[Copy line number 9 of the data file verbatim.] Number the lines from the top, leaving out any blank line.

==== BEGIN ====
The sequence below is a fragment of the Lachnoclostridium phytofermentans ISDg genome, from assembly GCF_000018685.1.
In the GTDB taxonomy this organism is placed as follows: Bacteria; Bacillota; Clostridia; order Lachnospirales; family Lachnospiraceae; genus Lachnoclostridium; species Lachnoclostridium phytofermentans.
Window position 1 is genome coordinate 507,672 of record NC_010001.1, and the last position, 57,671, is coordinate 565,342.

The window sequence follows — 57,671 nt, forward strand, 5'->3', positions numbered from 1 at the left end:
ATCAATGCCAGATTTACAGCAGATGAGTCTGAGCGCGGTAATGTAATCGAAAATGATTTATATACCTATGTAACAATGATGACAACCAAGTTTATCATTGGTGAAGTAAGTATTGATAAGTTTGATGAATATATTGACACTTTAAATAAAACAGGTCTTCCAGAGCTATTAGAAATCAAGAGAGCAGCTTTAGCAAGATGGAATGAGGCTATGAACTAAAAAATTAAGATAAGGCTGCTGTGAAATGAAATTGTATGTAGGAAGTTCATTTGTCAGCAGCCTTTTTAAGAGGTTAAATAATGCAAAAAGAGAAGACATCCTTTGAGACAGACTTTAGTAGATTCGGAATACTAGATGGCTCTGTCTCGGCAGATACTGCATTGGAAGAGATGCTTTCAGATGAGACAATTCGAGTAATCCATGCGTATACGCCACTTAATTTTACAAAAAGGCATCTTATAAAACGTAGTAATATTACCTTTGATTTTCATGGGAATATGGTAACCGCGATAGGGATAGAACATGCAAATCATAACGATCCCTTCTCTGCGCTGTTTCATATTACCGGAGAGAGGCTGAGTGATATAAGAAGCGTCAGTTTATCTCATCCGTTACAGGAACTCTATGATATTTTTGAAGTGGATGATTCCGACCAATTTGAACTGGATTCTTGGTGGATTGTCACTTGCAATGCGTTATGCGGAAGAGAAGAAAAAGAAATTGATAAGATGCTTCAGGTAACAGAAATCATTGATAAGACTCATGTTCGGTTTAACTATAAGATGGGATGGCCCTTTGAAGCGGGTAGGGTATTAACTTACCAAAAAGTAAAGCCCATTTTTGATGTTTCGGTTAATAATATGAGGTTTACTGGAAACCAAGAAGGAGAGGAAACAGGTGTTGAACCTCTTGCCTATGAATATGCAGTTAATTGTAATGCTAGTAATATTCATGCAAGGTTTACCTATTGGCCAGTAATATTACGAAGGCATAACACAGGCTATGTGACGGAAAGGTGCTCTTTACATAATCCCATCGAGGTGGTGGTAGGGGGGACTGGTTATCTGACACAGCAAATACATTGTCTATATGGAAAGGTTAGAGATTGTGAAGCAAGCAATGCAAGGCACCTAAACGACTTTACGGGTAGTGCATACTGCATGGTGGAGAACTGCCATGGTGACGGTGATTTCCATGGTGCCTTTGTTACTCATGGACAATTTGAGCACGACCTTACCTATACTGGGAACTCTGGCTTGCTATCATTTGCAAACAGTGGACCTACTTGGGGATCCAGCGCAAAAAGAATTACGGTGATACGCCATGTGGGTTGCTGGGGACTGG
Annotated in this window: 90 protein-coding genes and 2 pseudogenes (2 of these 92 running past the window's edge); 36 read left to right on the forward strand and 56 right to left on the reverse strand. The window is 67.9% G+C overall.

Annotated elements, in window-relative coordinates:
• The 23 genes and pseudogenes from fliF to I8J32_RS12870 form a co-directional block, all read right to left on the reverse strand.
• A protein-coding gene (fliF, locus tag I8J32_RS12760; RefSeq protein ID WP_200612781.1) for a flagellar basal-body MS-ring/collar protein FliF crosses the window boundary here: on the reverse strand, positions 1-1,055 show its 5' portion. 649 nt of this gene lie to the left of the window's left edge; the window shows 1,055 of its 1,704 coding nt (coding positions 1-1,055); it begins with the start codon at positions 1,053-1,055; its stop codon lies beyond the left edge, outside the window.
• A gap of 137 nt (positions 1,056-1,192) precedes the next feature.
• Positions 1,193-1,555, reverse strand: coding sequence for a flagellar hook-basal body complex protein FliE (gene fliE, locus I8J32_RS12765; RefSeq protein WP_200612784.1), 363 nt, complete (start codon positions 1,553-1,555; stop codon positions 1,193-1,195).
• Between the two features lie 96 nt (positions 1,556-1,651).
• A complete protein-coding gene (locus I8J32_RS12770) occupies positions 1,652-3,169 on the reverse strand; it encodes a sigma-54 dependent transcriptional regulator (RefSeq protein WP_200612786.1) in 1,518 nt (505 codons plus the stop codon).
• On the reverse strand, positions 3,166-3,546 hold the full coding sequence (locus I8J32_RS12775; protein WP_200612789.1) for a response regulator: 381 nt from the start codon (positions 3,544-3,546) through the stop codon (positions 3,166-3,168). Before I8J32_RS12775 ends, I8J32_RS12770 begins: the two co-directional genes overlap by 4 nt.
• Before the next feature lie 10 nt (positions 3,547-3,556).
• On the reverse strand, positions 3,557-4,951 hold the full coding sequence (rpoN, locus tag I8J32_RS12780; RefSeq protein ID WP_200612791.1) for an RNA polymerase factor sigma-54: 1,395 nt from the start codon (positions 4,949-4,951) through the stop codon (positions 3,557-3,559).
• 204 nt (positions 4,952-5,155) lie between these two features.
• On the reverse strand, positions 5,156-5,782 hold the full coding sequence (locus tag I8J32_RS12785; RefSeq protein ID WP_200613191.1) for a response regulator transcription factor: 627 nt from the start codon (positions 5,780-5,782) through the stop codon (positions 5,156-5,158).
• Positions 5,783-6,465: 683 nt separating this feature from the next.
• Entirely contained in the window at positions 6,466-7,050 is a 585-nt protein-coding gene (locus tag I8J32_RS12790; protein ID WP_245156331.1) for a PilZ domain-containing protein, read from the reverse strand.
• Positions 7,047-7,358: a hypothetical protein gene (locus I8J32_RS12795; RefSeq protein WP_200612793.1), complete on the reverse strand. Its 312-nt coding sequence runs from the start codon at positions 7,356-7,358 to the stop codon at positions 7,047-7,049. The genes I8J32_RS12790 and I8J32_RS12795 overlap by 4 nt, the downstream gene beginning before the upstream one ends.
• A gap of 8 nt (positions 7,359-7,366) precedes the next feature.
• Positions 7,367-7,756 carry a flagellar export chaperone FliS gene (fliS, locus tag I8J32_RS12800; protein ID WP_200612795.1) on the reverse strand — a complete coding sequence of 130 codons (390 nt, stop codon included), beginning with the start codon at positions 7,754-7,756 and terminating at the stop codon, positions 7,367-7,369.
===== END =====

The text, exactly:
• A protein-coding gene (fliF, locus tag I8J32_RS12760; RefSeq protein ID WP_200612781.1) for a flagellar basal-body MS-ring/collar protein FliF crosses the window boundary here: on the reverse strand, positions 1-1,055 show its 5' portion. 649 nt of this gene lie to the left of the window's left edge; the window shows 1,055 of its 1,704 coding nt (coding positions 1-1,055); it begins with the start codon at positions 1,053-1,055; its stop codon lies beyond the left edge, outside the window.